What monthly search volume do you personally require before going ahead?

10 replies
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Out of interest. How many searches a month would a keyword need for you to bother with it?
#ahead #monthly #personally #require #search #volume
  • Profile picture of the author wickedsubmit
    I usually pick keyword which have 2000-4000 monthly searches and less competition keyword so it became easy for me to out rank my competitor within a month or two..

    Originally Posted by precious007 View Post

    Firstly if you're using Google's Keyword tool, all the numbers are overly estimated.

    For that reason alone, you'll never want to pick a keyword with 100 exact searches a month, nor 1000 because those keyword don't receive ANY traffic in most of the cases. Any keyword with a search volume of 3000 - 10.000 is great to start off with.

    Make sure that every time you select a keyword, you select the exact match option.

    Secondly, every single keyword has a number of competitors that you'll need to outrank, so it's not only the number of search per month that matter but the number of competitors and it better not be a very high number.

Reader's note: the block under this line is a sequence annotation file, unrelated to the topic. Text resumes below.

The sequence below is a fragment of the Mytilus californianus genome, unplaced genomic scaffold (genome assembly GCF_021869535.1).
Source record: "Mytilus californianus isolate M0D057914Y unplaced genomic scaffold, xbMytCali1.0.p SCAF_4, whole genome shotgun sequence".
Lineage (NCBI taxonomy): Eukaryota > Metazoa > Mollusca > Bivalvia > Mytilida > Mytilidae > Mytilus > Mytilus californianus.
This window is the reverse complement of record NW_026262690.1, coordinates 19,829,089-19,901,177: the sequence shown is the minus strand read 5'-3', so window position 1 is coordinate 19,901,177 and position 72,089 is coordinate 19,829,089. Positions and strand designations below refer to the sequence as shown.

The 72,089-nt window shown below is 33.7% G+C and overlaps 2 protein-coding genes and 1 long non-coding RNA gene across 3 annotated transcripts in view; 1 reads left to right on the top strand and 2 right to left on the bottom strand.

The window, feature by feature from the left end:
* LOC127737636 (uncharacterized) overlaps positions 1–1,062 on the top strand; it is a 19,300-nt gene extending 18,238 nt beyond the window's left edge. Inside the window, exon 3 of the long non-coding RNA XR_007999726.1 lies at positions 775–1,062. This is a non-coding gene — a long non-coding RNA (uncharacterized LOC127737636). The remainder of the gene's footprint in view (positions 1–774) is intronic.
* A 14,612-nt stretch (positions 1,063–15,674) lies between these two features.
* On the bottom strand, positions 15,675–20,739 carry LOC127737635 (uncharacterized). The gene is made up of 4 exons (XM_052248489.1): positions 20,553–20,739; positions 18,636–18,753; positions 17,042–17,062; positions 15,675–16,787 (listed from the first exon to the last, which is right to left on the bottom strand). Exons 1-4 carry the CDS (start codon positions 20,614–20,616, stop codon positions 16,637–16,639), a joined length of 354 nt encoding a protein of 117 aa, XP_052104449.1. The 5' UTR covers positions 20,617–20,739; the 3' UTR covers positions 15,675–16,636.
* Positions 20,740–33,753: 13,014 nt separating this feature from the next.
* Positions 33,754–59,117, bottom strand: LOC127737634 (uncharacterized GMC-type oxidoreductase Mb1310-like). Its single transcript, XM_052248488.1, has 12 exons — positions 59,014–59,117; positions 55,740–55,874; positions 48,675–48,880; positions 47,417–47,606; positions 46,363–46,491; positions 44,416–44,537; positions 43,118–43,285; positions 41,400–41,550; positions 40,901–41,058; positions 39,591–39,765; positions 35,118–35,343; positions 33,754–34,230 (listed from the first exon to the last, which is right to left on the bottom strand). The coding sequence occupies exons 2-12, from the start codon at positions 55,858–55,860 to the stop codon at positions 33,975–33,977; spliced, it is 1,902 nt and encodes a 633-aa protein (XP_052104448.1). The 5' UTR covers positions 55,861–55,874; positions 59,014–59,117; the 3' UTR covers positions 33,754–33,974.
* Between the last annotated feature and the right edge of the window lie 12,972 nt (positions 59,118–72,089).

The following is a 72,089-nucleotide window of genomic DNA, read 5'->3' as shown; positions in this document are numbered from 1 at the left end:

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    • Profile picture of the author Hamida Harland
      I wouldn't focus too much on search volume - personally I look more at the competition and whether or not the keyword is a 'buyer' keyword.

      Keyword tool numbers aren't very accurate at the best of times anyway. For instance I am targetting one particular keyword that according to Google's keyword tool only gets 46 exact match searches per month (my own stats tell me it gets alot more). I rank no.1 for this keyword and because it's an EXTREMELY targetted buyer keyword it makes me just over $1000 a month.
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  • Profile picture of the author areaman
    I'm curious, what would you say is your minimum and maximum number of competitors?
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    • Profile picture of the author excuzemee
      Originally Posted by areaman View Post

      I'm curious, what would you say is your minimum and maximum number of competitors?
      I would have asked what's a "buyer' keyword! haha!

      Min/max of competitors means how much work you have to do to rank for that set of keywords.

      If you are submitting manually, you need to find out how many backlinks the top three have. if it's doable for you manually then go for it.

      A set of keywords can have many competitors too but not all are an "exact" match in which case it will be easier to rank for. If all the sites have exact keyword matches AND a ton of backlinks that will take you months and months... maybe longtail it or subnniche it.

      number of competitors don't matter if they aren't an exact match. did you search with ("") quotes around your keywords?
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  • Profile picture of the author Mailin